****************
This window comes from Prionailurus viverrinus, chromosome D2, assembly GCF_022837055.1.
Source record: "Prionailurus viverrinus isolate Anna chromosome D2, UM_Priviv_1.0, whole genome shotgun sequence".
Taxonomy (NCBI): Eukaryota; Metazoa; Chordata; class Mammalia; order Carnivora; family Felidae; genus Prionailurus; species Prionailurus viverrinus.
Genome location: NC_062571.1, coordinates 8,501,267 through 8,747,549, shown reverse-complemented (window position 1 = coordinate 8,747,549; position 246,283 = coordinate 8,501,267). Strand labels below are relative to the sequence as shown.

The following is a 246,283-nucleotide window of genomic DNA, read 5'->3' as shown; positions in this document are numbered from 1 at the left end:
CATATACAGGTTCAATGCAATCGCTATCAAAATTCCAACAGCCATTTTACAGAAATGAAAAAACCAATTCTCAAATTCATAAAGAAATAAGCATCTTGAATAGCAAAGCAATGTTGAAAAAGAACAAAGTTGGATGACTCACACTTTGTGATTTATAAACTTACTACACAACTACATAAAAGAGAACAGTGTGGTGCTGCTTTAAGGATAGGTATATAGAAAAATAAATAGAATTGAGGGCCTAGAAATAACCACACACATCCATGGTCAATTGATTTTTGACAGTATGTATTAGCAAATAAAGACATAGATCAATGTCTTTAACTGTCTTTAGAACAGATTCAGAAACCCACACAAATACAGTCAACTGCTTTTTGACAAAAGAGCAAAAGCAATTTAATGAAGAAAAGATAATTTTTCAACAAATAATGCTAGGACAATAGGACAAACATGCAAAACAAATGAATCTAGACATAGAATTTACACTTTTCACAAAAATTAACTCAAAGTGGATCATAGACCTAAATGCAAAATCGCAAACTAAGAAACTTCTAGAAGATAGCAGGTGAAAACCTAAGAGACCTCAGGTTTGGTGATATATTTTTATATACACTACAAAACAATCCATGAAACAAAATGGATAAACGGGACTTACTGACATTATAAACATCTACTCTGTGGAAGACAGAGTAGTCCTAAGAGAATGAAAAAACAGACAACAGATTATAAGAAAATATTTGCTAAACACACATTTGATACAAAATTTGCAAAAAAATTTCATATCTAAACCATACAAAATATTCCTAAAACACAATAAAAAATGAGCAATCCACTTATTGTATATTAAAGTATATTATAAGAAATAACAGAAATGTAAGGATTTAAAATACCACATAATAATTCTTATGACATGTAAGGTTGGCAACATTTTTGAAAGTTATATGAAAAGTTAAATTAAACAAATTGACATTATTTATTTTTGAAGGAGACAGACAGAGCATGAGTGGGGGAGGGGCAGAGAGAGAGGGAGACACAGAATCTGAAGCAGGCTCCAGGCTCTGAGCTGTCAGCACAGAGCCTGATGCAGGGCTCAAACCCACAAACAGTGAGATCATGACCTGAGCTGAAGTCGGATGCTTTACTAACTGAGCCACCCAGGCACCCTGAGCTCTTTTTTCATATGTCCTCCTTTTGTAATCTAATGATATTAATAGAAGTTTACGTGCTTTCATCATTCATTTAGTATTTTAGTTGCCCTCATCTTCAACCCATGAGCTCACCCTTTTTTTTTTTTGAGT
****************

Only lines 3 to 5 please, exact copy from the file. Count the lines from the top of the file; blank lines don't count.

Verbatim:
Taxonomy (NCBI): Eukaryota; Metazoa; Chordata; class Mammalia; order Carnivora; family Felidae; genus Prionailurus; species Prionailurus viverrinus.
Genome location: NC_062571.1, coordinates 8,501,267 through 8,747,549, shown reverse-complemented (window position 1 = coordinate 8,747,549; position 246,283 = coordinate 8,501,267). Strand labels below are relative to the sequence as shown.

The following is a 246,283-nucleotide window of genomic DNA, read 5'->3' as shown; positions in this document are numbered from 1 at the left end: